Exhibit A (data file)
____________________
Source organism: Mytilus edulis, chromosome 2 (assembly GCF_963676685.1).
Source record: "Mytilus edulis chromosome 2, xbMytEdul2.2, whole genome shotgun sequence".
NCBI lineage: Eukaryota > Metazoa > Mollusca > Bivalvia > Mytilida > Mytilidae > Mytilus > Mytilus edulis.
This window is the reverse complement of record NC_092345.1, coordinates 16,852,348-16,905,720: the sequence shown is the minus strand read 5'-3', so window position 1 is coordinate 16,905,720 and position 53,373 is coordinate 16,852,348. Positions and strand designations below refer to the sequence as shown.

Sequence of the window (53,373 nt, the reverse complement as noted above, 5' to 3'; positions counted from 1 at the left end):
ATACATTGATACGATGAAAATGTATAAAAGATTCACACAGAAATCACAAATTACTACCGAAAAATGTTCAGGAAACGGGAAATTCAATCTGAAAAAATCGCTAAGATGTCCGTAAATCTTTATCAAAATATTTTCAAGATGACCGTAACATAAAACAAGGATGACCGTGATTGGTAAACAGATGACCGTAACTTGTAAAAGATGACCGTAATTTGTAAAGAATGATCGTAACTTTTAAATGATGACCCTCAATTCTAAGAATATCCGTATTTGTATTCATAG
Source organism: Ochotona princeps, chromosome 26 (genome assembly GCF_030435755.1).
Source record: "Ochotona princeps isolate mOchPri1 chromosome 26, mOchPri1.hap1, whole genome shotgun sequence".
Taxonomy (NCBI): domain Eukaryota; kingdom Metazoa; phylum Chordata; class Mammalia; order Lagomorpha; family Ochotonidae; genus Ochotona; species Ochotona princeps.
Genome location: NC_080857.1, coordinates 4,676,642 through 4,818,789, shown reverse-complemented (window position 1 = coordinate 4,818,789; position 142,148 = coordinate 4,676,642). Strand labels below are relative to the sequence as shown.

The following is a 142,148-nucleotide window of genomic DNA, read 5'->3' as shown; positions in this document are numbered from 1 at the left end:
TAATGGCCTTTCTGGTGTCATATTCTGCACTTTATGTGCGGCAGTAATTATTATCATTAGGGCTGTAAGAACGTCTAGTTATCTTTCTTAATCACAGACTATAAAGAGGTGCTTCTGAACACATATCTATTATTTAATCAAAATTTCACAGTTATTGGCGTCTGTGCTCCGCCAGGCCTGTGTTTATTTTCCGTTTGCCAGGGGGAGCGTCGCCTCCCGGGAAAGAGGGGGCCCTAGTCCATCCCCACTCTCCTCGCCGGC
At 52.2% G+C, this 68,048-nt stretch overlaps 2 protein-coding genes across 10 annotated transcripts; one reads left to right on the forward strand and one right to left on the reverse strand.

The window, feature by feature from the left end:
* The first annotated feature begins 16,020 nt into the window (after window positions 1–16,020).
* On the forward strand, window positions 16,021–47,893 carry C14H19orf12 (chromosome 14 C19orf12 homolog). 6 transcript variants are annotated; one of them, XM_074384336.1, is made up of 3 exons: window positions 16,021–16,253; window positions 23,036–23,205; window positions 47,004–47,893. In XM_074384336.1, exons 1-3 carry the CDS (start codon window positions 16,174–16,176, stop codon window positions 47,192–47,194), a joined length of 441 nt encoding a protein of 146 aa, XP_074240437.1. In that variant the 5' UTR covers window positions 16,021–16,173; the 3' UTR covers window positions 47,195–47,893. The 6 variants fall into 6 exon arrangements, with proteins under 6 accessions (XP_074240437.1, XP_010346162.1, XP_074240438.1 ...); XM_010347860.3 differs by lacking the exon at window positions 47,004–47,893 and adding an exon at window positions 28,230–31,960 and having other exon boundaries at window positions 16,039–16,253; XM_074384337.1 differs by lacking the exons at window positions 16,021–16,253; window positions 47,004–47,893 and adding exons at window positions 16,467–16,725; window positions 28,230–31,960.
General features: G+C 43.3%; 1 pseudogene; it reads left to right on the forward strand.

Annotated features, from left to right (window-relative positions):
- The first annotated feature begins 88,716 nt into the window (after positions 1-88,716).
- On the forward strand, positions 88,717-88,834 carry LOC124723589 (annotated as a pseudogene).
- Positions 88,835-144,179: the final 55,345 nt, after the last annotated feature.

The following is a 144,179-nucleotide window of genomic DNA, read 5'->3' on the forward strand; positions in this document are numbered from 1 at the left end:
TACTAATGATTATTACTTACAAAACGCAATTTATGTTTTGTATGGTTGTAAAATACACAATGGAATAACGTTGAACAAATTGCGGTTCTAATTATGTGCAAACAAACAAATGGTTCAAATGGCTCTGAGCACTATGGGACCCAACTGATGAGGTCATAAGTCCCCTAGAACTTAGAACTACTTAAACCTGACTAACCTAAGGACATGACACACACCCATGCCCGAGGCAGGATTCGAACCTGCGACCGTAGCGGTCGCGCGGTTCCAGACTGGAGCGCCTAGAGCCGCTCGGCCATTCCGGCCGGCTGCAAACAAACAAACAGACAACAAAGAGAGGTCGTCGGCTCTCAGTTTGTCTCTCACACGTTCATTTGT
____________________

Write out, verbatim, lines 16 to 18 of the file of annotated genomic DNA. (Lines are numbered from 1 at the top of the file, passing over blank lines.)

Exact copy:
* On the forward strand, window positions 16,021–47,893 carry C14H19orf12 (chromosome 14 C19orf12 homolog). 6 transcript variants are annotated; one of them, XM_074384336.1, is made up of 3 exons: window positions 16,021–16,253; window positions 23,036–23,205; window positions 47,004–47,893. In XM_074384336.1, exons 1-3 carry the CDS (start codon window positions 16,174–16,176, stop codon window positions 47,192–47,194), a joined length of 441 nt encoding a protein of 146 aa, XP_074240437.1. In that variant the 5' UTR covers window positions 16,021–16,173; the 3' UTR covers window positions 47,195–47,893. The 6 variants fall into 6 exon arrangements, with proteins under 6 accessions (XP_074240437.1, XP_010346162.1, XP_074240438.1 ...); XM_010347860.3 differs by lacking the exon at window positions 47,004–47,893 and adding an exon at window positions 28,230–31,960 and having other exon boundaries at window positions 16,039–16,253; XM_074384337.1 differs by lacking the exons at window positions 16,021–16,253; window positions 47,004–47,893 and adding exons at window positions 16,467–16,725; window positions 28,230–31,960.
General features: G+C 43.3%; 1 pseudogene; it reads left to right on the forward strand.

Annotated features, from left to right (window-relative positions):